Dogs In The City

Dogs In The City debuts tonight on CBS at 8 p.m. Eastern.

Although the title suggests a comedy about four fun-loving, sexually adventurous canines in Prada collars on the loose in Manhattan, Dogs in the City is actually a summer reality series about people and their pets, and the “dog guru” who helps solve their problems. It’s not the most original idea in the world—Dog Whisperer has been running for eight seasons now—but if you can’t get enough of man’s best friend, there are worse ways to spend an hour.

Host Justin Silver, the self-proclaimed dog guru, introduces the show by noting that there are over 1.5 million dogs in New York City, which goes a long way toward explaining the peculiar smell in the air. It also presents myriad opportunities for Silver to deal with dysfunctional owner/pet relations for our entertainment. His primary case in the opening episode concerns Beefy the skateboarding bulldog, who has apparently achieved some fame through YouTube. Beefy has a strong relationship with his longtime owner Patrick, but not so much with Patrick’s wife of one year, Erin. Not only does Beefy refuse to willingly go for a walk with Erin—she ends up having to drag him through Riverside Park like a prisoner in irons—but the bulldog also seems to command the lion’s share of Patrick’s attention, leaving Erin feeling like a jealous third wheel.

The problem extends to the couple’s home life, as they are unable to get any sleep, or presumably accomplish any other bed-related activities, due to Beefy’s need for attention. (This leads to an awkward moment where Silver climbs into bed with Patrick and Erin in order to see firsthand how Beefy reacts. This is probably a little bit more of a personal touch than you’d generally want from your dog guru.) It’s up to Justin to save this marriage by creating a little space between Patrick and Beefy, and a stronger bond between Erin and the dog.

The premiere episode also features a couple of subplots, as Silver takes on a pair of less-intensive cases. There’s Charlotte, the super-aggressive pooch belonging to model agency owner Elli, who believes in bringing her dog to work everyday. This isn’t such a great policy, as Charlotte has a tendency to charge and attack anyone coming through the door, and has bitten and drawn blood multiple times. And then there’s Rosie the Burnese Mountain Dog, owned by Greg and his adorably precocious daughter Allie. Greg and Allie are concerned that Rosie is too fat, so Silver accompanies them to the vet’s office, where they...weigh the dog. Yeah, the dog guru seemed entirely superfluous to that particular task, as I would guess most owners concerned about their pet’s weight would eventually realize that weighing the animal should be the first step toward solving the problem. Still, this segment is worthwhile for Allie’s straighfaced declaration, “I don’t take puppy-face.”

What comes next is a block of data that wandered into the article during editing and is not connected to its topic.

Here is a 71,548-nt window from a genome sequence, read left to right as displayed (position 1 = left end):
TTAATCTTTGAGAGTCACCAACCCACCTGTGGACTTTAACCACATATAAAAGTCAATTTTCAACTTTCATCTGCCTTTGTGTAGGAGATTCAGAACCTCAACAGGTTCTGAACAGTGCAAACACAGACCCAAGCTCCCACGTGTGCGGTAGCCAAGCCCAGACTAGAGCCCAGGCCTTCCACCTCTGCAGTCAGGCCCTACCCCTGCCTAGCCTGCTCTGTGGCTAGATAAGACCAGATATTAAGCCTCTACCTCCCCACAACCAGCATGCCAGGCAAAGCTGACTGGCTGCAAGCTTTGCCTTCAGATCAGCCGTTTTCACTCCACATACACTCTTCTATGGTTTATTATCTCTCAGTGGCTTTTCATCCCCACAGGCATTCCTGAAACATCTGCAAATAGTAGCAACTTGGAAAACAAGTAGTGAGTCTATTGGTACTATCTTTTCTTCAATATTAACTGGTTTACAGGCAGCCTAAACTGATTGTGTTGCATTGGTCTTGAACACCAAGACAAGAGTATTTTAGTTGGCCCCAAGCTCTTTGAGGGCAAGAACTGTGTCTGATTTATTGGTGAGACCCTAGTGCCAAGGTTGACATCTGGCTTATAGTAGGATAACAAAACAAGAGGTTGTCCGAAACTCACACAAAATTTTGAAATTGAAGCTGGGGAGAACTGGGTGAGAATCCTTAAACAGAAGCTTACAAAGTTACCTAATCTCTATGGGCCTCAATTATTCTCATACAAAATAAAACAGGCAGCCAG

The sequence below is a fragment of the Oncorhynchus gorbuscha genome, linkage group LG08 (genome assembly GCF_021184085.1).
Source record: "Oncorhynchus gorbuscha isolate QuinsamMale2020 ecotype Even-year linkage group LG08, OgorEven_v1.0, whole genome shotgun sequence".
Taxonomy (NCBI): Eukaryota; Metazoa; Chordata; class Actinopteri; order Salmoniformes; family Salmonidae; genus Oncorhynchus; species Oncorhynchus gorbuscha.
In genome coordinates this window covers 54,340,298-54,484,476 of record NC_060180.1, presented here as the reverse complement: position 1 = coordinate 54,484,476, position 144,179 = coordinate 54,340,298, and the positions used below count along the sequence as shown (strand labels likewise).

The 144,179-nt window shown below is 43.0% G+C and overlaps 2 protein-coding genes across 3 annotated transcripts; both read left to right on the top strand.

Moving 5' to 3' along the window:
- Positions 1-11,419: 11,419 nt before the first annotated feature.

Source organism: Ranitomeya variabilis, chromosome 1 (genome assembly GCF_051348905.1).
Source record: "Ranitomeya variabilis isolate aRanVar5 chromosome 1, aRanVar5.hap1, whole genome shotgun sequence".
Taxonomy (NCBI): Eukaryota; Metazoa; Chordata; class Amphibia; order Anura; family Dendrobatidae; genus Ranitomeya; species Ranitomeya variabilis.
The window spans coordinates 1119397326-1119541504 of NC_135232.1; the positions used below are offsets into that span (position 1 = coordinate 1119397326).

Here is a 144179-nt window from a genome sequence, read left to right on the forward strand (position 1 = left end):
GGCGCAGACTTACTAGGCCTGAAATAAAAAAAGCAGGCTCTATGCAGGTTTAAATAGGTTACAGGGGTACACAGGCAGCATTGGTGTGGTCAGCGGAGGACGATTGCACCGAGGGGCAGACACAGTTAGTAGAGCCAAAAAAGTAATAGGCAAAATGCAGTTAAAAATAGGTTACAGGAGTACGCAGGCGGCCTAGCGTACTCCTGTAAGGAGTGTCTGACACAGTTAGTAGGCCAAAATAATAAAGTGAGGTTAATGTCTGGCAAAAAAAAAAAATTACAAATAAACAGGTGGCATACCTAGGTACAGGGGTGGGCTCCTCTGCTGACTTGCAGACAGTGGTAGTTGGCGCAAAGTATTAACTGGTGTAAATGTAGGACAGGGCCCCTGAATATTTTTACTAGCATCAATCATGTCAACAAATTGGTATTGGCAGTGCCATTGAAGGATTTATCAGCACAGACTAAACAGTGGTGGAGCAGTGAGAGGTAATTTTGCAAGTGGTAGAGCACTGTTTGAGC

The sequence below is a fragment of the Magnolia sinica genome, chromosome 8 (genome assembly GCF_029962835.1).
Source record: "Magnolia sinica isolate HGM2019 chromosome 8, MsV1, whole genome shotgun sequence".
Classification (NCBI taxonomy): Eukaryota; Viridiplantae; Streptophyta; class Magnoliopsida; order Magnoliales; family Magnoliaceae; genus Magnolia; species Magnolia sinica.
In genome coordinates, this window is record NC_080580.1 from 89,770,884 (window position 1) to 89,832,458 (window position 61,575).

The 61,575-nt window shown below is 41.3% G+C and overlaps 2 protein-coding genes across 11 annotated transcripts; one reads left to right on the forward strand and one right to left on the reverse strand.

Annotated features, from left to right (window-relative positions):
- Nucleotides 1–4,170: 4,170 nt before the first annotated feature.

“The truth is, when I’m training dogs, I’m training owners,” Silver says early in the episode, and that’s what makes Dogs in the City a modestly entertaining diversion. As cute as the dogs themselves may be, the show is really about the neuroses of pet owners, and the amusing (and sometimes not so amusing) ways in which our dogs make us crazy. Elli’s obstinance when confronted with the notion that it might be bad for business to have her dog trying to chew the faces off her clients may seem ridiculous, but her insistence that Charlotte is actually a sweetheart deep down inside will resonate with anyone who has ever loved a behaviorally-challenged pooch.

With his Queens-bred honk and attitude, not to mention his immaculate coif, Silver initially comes off as vaguely Jersey Shore-ish. But Silver (who also does stand-up comedy) is quick-witted enough to keep the segments lively, and his techniques do seem to be effective (albeit undoubtedly shaped by editing). His claims of being able to speak dog are put to the test in some very silly sequences in which he attempts to reason with his canine clients. Sure, we all talk to our dogs now and then, but most of us would be surprised if they actually answered. (“I can’t tell if you’re nodding or just panting,” Silver quips at one point.) Still, for the most part Dogs in the City steers clear of such foolishness, allowing the alternately charming and baffling relationships between people and their pets to provide the entertainment.

Stray observations:

  • Silver: “My brain is partly human brain, partly dog brain.” I guess that explains why he keeps licking himself.
  • If Silver could convince my beloved Maury the Wonder Chibeagle not to have a meltdown every time I go out to the mailbox or convenience store, I’d truly believe he can speak dog.

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